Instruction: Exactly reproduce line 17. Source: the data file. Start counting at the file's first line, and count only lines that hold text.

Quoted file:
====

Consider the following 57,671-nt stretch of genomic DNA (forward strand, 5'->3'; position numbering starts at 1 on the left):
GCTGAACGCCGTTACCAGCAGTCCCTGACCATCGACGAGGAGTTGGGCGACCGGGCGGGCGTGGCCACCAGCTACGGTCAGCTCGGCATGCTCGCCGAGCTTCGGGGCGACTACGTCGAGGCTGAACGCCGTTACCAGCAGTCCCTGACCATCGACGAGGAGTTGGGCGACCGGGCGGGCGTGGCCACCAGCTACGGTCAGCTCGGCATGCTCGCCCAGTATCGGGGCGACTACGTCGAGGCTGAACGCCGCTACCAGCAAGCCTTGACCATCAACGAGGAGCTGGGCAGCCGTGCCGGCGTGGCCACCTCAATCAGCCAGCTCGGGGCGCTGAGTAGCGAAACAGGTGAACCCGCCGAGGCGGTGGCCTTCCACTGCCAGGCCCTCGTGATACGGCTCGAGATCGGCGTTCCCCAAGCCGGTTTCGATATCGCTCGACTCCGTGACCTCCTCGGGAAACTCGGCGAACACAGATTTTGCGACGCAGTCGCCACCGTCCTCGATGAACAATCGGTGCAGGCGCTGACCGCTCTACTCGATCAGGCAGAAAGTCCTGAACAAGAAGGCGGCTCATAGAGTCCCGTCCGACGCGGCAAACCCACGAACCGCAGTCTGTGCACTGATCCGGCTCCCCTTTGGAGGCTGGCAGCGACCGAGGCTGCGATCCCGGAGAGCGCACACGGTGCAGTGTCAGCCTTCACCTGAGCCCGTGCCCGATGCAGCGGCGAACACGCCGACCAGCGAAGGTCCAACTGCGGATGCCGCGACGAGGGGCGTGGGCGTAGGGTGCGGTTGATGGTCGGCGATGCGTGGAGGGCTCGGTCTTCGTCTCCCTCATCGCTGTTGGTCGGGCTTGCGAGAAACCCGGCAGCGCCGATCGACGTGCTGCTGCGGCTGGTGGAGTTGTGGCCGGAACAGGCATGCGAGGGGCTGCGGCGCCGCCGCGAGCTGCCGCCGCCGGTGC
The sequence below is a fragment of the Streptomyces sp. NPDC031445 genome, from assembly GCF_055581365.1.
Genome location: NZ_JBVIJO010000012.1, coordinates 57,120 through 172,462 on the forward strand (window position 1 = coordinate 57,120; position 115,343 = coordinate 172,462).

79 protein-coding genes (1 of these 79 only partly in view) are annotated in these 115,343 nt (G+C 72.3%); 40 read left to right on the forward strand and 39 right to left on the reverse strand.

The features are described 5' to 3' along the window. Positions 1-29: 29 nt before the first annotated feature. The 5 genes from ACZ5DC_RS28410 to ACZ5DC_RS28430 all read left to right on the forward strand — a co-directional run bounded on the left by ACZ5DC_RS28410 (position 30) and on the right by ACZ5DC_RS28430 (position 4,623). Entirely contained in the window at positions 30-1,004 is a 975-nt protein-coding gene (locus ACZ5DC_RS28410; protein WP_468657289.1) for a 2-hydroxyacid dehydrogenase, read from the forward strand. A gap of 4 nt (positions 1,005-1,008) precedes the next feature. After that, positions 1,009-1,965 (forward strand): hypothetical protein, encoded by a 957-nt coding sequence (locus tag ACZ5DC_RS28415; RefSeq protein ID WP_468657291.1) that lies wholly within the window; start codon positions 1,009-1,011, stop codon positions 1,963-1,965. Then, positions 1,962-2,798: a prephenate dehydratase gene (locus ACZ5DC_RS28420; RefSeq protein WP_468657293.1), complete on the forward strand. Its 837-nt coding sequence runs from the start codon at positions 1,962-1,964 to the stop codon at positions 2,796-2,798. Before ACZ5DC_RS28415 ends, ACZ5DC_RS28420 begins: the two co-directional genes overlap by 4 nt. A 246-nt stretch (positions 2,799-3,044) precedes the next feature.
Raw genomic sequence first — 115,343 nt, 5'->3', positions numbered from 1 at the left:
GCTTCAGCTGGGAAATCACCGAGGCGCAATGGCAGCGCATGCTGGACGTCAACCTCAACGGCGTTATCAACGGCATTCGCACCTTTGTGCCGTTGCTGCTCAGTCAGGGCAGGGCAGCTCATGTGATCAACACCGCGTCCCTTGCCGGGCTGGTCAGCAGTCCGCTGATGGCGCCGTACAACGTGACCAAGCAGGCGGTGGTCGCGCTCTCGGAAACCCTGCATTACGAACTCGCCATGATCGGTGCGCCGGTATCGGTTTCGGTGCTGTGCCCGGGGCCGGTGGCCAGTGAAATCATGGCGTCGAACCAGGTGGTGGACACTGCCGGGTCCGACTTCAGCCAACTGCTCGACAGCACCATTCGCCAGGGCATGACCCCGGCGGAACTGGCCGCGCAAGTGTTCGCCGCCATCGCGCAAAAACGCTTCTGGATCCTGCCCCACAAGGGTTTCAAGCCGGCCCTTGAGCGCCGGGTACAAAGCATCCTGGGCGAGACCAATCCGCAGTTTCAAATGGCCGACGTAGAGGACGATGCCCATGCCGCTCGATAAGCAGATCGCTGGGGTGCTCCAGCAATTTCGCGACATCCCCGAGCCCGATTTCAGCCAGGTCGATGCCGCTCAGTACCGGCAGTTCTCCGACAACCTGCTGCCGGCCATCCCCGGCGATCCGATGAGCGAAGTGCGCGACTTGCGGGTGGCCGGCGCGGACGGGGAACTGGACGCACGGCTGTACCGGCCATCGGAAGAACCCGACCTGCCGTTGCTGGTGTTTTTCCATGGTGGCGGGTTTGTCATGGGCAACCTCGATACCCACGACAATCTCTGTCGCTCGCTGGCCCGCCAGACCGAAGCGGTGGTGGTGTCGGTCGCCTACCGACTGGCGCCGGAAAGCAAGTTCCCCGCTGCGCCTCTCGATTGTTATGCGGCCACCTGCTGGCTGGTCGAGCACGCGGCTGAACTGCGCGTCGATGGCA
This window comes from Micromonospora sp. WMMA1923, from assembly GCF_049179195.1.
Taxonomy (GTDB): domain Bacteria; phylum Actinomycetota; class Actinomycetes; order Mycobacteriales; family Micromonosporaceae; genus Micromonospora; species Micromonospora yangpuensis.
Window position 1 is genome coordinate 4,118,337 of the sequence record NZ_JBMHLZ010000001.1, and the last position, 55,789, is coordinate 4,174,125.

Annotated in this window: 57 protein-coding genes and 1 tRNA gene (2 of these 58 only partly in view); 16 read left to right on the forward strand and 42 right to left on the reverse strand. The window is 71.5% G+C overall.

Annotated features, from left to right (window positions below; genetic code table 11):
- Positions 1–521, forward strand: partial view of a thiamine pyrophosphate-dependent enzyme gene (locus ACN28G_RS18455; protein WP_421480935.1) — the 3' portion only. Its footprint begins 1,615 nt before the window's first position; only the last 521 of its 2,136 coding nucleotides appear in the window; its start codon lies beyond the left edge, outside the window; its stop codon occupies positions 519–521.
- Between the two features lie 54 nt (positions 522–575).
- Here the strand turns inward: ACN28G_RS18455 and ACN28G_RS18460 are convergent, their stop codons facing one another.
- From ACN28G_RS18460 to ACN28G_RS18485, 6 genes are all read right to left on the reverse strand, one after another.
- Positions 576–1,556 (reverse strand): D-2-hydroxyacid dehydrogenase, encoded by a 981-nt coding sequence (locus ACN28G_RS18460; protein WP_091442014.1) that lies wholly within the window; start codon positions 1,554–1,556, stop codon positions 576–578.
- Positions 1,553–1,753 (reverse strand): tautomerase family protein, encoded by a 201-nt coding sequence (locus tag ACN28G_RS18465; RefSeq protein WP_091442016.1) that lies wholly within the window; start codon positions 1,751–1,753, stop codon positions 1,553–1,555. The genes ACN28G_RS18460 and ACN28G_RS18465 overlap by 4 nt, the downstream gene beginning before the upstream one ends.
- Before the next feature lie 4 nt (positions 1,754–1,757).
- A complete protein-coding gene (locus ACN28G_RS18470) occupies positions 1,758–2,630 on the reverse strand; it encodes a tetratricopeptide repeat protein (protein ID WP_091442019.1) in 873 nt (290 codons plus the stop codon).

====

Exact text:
- From ACN28G_RS18460 to ACN28G_RS18485, 6 genes are all read right to left on the reverse strand, one after another.